If you were to sit down and draw up the perfect QB for McVay’s razzle-dazzle offense built around run/pass/option plays, mis-direction plays and play/action fakes he would look a lot like Wilson. Not only is Wilson one of the best running QB’s in the 32-team league, but he has an uncanny knack for evading pass rushers and extending plays until one of his receivers can get open. And even though he’s only 5-foot-11, he has plenty of arm strength to connect on the kind of long passes that can keep a pass rush from committing entirely to burying the QB. And he’s the third most accurate passer in the entire league, behind only Patrick Mahomes and Tom Brady.                       

And what about his wife Ciara, the single-name pop-star, actress and model? You think she would have liked to move to LA where she could super-charge her show-biz career while her husband was leading the Rams to a Super Bowl victory at their home stadium next year?

One more intriguing factor: the Rams-Lions trade does not become official until the start of the NFL’s new calendar year, which is March 17. Traditionally, once teams announce the terms of a post-season trade they are honor-bound to follow through and complete the trade after the new league year starts.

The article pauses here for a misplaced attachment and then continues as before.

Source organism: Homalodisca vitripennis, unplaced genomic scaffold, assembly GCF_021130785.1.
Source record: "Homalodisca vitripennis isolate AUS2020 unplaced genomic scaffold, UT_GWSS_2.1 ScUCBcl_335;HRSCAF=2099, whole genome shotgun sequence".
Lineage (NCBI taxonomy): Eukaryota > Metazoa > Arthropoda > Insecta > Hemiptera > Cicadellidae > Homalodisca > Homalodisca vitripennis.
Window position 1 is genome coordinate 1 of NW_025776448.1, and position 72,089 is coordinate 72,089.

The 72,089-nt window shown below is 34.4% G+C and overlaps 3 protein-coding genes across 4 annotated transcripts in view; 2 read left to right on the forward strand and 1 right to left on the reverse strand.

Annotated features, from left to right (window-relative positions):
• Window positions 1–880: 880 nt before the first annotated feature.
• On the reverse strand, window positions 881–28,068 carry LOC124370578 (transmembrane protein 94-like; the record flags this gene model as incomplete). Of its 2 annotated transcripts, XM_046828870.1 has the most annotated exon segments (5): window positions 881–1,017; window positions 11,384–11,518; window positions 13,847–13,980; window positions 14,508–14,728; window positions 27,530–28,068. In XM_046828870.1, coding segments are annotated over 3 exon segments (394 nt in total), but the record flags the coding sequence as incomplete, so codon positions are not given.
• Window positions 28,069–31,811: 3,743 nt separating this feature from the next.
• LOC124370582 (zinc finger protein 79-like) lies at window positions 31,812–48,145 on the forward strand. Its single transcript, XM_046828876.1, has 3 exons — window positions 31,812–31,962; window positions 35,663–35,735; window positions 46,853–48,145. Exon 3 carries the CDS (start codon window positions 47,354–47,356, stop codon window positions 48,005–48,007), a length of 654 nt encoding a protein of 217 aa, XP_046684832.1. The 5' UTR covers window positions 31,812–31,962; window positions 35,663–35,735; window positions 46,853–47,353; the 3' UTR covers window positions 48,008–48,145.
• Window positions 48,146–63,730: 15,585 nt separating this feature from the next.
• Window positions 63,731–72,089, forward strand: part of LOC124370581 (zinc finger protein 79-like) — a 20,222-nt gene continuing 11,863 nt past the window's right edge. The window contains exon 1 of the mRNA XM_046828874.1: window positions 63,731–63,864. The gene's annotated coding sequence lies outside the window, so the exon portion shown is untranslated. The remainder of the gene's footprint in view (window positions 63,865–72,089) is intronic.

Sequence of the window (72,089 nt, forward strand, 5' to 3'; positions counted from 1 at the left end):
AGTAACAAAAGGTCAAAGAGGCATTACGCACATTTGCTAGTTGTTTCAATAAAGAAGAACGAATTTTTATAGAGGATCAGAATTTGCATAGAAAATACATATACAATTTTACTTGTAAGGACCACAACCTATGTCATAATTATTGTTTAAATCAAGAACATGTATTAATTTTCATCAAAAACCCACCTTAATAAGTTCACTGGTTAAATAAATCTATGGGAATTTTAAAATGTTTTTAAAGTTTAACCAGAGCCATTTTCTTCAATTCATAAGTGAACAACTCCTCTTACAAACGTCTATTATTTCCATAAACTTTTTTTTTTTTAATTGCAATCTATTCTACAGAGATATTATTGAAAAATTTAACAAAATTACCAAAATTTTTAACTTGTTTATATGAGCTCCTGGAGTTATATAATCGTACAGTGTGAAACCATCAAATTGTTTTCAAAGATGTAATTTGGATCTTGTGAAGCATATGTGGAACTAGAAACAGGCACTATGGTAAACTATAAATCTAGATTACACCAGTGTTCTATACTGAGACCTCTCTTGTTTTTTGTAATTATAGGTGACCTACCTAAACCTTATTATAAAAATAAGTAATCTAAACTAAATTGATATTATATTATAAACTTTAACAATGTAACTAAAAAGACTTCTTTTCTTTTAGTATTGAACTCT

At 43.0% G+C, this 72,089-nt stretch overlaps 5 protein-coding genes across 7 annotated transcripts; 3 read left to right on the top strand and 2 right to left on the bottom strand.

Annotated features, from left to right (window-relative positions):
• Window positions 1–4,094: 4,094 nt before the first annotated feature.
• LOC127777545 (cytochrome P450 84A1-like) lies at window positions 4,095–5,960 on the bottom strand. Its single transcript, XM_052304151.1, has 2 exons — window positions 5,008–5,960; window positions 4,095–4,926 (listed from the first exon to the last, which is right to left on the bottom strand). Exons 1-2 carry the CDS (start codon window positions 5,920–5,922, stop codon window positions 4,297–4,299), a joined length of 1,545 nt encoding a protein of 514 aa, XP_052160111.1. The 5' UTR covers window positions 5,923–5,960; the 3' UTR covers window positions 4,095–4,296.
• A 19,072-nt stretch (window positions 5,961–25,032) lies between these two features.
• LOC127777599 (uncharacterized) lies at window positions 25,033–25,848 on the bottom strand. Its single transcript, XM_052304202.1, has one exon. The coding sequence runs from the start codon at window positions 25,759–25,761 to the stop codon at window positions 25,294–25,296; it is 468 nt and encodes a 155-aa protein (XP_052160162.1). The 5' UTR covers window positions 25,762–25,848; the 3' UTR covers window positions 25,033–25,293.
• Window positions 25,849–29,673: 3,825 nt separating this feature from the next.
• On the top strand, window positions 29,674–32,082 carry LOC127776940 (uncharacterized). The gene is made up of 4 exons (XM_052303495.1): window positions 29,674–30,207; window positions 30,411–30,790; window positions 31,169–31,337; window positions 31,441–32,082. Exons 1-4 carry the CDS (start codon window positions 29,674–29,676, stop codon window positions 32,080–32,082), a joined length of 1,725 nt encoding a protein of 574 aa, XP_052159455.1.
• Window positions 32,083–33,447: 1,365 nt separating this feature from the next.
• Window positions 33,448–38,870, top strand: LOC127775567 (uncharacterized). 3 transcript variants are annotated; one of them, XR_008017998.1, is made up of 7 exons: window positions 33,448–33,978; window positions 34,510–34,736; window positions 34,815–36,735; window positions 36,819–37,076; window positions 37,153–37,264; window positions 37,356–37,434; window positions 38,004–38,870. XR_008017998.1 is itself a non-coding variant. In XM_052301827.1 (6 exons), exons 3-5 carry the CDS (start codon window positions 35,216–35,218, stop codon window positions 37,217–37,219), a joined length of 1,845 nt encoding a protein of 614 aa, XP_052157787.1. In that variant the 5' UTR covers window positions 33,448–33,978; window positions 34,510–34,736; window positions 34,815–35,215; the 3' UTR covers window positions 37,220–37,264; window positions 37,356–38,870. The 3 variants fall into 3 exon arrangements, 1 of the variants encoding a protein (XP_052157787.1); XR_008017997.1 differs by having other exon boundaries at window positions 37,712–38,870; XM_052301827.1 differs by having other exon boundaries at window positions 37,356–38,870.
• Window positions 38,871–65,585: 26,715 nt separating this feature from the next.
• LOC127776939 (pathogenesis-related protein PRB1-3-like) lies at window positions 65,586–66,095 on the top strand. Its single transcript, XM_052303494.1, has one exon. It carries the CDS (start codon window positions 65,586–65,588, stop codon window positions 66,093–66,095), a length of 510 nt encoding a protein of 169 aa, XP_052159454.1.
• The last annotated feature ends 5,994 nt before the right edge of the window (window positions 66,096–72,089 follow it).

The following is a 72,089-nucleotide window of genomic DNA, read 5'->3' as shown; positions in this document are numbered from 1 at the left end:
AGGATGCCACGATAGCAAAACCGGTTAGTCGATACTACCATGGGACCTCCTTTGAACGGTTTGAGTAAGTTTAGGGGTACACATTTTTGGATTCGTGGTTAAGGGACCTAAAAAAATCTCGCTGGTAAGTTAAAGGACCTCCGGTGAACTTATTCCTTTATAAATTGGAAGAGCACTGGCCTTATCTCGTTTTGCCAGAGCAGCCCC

But technically, there is nothing to prevent the Rams from saying, essentially, sorry, dude, but circumstances have changed and we therefore have changed our minds and are calling off the trade. 

The Lions would no doubt appeal to Commissioner Roger Goodell, but it isn’t likely he would be able to force the Rams to complete a trade they no longer want to make.

If the Rams were to somehow acquire Wilson – say, Goff plus three first-round picks for Wilson – they would immediately become favorites behind only the Kansas City Chiefs to make it all the way to the So-Fi Super Bowl.

Is that a strong enough lure to tempt them into making a dishonorable move before March 17?                



Follow: @paulteetor  ER



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Written by: Paul Teetor